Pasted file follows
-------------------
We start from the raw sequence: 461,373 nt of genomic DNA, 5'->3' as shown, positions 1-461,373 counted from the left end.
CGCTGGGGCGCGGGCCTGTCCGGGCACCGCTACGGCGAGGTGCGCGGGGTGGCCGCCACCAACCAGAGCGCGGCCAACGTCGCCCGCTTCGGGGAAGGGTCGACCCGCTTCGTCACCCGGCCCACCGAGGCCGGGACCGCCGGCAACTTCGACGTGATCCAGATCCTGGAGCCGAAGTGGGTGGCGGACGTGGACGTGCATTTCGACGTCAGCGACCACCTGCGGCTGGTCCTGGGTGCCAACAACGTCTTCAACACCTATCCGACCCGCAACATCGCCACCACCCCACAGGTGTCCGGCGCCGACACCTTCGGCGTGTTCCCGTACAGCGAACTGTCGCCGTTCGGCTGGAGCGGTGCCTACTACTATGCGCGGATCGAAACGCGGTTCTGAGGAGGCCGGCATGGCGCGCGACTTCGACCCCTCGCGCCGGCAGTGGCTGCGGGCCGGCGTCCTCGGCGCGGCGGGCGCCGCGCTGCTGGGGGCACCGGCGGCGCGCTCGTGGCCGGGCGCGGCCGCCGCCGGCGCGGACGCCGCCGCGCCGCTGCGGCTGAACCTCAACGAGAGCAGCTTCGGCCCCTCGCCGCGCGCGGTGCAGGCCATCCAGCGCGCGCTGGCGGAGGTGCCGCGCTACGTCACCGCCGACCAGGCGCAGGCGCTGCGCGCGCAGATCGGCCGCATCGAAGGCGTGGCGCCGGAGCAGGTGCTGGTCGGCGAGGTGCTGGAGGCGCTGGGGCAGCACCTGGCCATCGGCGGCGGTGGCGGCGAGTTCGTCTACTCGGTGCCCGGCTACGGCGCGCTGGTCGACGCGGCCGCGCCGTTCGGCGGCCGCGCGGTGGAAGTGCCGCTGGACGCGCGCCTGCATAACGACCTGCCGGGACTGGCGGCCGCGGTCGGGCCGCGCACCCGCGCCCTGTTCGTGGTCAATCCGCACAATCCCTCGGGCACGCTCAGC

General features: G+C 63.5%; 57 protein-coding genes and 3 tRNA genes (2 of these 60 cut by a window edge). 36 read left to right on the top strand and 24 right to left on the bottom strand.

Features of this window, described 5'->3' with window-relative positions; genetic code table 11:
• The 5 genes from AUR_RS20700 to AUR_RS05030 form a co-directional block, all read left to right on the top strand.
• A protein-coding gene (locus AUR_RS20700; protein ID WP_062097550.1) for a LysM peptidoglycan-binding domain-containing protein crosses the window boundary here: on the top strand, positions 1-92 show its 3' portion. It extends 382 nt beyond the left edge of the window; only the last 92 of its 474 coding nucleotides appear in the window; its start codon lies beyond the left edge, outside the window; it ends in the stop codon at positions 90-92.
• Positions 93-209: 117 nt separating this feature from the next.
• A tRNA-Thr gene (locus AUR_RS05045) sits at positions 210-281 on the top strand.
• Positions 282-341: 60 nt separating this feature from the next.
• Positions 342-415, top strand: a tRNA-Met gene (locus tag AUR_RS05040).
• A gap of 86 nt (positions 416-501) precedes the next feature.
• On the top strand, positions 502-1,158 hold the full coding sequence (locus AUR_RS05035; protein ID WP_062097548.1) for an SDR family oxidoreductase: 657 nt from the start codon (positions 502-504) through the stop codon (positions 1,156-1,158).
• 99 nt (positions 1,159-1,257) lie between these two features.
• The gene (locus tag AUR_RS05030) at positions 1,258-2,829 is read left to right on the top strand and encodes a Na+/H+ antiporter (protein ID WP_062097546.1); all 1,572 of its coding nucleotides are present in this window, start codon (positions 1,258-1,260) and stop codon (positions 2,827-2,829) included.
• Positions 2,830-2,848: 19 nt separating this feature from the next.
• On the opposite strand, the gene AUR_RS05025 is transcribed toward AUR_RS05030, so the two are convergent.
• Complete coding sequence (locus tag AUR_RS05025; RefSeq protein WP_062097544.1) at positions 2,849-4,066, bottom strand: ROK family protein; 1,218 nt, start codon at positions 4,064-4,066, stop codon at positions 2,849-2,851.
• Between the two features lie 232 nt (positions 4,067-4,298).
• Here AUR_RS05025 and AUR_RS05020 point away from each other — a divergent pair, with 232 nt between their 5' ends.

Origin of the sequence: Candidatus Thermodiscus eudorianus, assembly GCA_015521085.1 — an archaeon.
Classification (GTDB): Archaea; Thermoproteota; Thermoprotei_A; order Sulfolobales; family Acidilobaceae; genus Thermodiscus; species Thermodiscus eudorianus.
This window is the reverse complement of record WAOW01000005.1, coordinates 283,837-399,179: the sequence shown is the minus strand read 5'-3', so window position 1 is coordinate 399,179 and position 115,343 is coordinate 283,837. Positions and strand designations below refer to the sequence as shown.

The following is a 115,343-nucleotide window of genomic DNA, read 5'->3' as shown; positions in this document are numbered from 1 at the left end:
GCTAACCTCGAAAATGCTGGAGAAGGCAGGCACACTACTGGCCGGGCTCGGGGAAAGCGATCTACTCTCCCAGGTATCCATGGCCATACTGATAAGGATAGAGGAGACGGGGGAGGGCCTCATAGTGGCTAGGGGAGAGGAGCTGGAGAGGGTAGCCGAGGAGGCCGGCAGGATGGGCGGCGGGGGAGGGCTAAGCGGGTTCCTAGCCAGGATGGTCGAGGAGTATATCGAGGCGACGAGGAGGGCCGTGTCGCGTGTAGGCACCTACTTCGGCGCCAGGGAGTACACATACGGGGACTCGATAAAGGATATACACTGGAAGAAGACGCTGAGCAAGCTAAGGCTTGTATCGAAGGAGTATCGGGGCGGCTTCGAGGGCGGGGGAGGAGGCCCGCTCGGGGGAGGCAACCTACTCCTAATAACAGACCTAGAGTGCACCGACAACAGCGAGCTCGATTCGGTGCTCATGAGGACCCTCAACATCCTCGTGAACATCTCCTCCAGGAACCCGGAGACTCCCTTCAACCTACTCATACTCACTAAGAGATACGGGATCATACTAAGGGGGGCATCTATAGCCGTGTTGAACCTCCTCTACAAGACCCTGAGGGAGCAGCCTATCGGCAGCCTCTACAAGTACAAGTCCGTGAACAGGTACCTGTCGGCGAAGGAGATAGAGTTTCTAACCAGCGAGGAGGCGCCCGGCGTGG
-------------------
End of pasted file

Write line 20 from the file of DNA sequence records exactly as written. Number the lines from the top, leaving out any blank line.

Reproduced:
Origin of the sequence: Candidatus Thermodiscus eudorianus, assembly GCA_015521085.1 — an archaeon.